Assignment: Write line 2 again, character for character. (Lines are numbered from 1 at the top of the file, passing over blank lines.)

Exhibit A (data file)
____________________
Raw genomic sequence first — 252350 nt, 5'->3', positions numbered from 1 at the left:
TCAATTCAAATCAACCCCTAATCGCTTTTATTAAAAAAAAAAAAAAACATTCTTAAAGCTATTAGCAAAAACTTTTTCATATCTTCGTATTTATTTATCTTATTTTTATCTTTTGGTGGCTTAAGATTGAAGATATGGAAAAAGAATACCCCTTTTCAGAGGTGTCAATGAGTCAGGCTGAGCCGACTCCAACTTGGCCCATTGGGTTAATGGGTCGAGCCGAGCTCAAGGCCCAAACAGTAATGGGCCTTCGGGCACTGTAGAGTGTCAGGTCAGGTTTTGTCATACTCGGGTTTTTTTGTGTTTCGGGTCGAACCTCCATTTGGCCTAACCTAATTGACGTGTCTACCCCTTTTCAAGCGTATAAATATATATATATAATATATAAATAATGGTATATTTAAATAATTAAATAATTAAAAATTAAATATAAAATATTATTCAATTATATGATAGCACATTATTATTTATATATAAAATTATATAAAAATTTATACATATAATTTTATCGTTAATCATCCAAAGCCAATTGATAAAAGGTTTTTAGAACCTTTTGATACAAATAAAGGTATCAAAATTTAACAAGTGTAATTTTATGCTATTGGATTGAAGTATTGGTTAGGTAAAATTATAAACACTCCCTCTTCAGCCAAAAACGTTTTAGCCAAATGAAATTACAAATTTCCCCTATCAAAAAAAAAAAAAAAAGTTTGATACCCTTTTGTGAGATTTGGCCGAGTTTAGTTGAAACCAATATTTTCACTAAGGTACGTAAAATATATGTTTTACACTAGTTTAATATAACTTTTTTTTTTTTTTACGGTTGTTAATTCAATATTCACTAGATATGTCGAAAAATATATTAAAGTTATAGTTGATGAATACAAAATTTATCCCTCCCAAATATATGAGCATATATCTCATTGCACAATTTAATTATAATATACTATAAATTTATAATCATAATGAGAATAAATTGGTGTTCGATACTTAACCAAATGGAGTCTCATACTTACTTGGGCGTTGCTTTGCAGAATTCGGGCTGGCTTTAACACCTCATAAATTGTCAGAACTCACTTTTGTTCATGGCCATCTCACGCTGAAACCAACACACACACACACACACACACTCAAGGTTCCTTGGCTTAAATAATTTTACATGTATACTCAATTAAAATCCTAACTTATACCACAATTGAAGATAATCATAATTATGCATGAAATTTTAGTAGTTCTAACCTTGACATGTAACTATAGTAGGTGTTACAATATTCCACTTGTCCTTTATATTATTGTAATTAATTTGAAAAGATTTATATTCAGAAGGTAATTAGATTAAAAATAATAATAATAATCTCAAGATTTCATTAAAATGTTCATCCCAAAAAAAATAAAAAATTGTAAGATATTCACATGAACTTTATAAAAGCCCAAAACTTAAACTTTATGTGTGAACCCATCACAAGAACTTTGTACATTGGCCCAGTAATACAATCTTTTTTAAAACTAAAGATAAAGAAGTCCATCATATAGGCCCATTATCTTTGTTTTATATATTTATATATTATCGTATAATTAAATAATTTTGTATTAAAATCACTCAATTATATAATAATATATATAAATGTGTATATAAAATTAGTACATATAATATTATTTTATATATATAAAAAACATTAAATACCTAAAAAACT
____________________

TCAATTCAAATCAACCCCTAATCGCTTTTATTAAAAAAAAAAAAAAACATTCTTAAAGCTATTAGCAAAAACTTTTTCATATCTTCGTATTTATTTATCTTATTTTTATCTTTTGGTGGCTTAAGATTGAAGATATGGAAAAAGAATACCCCTTTTCAGAGGTGTCAATGAGTCAGGCTGAGCCGACTCCAACTTGGCCCATTGGGTTAATGGGTCGAGCCGAGCTCAAGGCCCAAACAGTAATGGGCCTTCGGGCACTGTAGAGTGTCAGGTCAGGTTTTGTCATACTCGGGTTTTTTTGTGTTTCGGGTCGAACCTCCATTTGGCCTAACCTAATTGACGTGTCTACCCCTTTTCAAGCGTATAAATATATATATATAATATATAAATAATGGTATATTTAAATAATTAAATAATTAAAAATTAAATATAAAATATTATTCAATTATATGATAGCACATTATTATTTATATATAAAATTATATAAAAATTTATACATATAATTTTATCGTTAATCATCCAAAGCCAATTGATAAAAGGTTTTTAGAACCTTTTGATACAAATAAAGGTATCAAAATTTAACAAGTGTAATTTTATGCTATTGGATTGAAGTATTGGTTAGGTAAAATTATAAACACTCCCTCTTCAGCCAAAAACGTTTTAGCCAAATGAAATTACAAATTTCCCCTATCAAAAAAAAAAAAAAAAGTTTGATACCCTTTTGTGAGATTTGGCCGAGTTTAGTTGAAACCAATATTTTCACTAAGGTACGTAAAATATATGTTTTACACTAGTTTAATATAACTTTTTTTTTTTTTTACGGTTGTTAATTCAATATTCACTAGATATGTCGAAAAATATATTAAAGTTATAGTTGATGAATACAAAATTTATCCCTCCCAAATATATGAGCATATATCTCATTGCACAATTTAATTATAATATACTATAAATTTATAATCATAATGAGAATAAATTGGTGTTCGATACTTAACCAAATGGAGTCTCATACTTACTTGGGCGTTGCTTTGCAGAATTCGGGCTGGCTTTAACACCTCATAAATTGTCAGAACTCACTTTTGTTCATGGCCATCTCACGCTGAAACCAACACACACACACACACACACACTCAAGGTTCCTTGGCTTAAATAATTTTACATGTATACTCAATTAAAATCCTAACTTATACCACAATTGAAGATAATCATAATTATGCATGAAATTTTAGTAGTTCTAACCTTGACATGTAACTATAGTAGGTGTTACAATATTCCACTTGTCCTTTATATTATTGTAATTAATTTGAAAAGATTTATATTCAGAAGGTAATTAGATTAAAAATAATAATAATAATCTCAAGATTTCATTAAAATGTTCATCCCAAAAAAAATAAAAAATTGTAAGATATTCACATGAACTTTATAAAAGCCCAAAACTTAAACTTTATGTGTGAACCCATCACAAGAACTTTGTACATTGGCCCAGTAATACAATCTTTTTTAAAACTAAAGATAAAGAAGTCCATCATATAGGCCCATTATCTTTGTTTTATATATTTATATATTATCGTATAATTAAATAATTTTGTATTAAAATCACTCAATTATATAATAATATATATAAATGTGTATATAAAATTAGTACATATAATATTATTTTATATATATAAAAAACATTAAATACCTAAAAAACT